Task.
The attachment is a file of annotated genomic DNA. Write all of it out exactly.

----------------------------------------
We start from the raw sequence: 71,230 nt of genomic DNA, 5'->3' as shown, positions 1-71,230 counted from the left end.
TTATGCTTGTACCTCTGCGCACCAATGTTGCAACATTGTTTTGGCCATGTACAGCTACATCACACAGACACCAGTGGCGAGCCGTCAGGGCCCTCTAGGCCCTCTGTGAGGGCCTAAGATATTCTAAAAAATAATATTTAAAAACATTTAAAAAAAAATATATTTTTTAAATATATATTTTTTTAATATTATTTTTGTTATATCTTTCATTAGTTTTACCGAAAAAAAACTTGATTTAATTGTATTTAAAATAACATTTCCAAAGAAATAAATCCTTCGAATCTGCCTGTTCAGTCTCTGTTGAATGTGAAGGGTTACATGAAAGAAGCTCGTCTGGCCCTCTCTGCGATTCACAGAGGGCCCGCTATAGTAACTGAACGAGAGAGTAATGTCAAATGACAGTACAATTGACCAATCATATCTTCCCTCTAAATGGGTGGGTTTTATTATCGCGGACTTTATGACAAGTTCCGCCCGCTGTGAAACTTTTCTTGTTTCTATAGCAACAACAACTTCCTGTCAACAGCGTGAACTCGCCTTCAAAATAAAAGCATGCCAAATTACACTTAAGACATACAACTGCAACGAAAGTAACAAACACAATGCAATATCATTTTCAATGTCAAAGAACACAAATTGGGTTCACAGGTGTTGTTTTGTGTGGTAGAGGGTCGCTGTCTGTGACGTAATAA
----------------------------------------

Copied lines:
We start from the raw sequence: 71,230 nt of genomic DNA, 5'->3' as shown, positions 1-71,230 counted from the left end.
TTATGCTTGTACCTCTGCGCACCAATGTTGCAACATTGTTTTGGCCATGTACAGCTACATCACACAGACACCAGTGGCGAGCCGTCAGGGCCCTCTAGGCCCTCTGTGAGGGCCTAAGATATTCTAAAAAATAATATTTAAAAACATTTAAAAAAAAATATATTTTTTAAATATATATTTTTTTAATATTATTTTTGTTATATCTTTCATTAGTTTTACCGAAAAAAAACTTGATTTAATTGTATTTAAAATAACATTTCCAAAGAAATAAATCCTTCGAATCTGCCTGTTCAGTCTCTGTTGAATGTGAAGGGTTACATGAAAGAAGCTCGTCTGGCCCTCTCTGCGATTCACAGAGGGCCCGCTATAGTAACTGAACGAGAGAGTAATGTCAAATGACAGTACAATTGACCAATCATATCTTCCCTCTAAATGGGTGGGTTTTATTATCGCGGACTTTATGACAAGTTCCGCCCGCTGTGAAACTTTTCTTGTTTCTATAGCAACAACAACTTCCTGTCAACAGCGTGAACTCGCCTTCAAAATAAAAGCATGCCAAATTACACTTAAGACATACAACTGCAACGAAAGTAACAAACACAATGCAATATCATTTTCAATGTCAAAGAACACAAATTGGGTTCACAGGTGTTGTTTTGTGTGGTAGAGGGTCGCTGTCTGTGACGTAATAA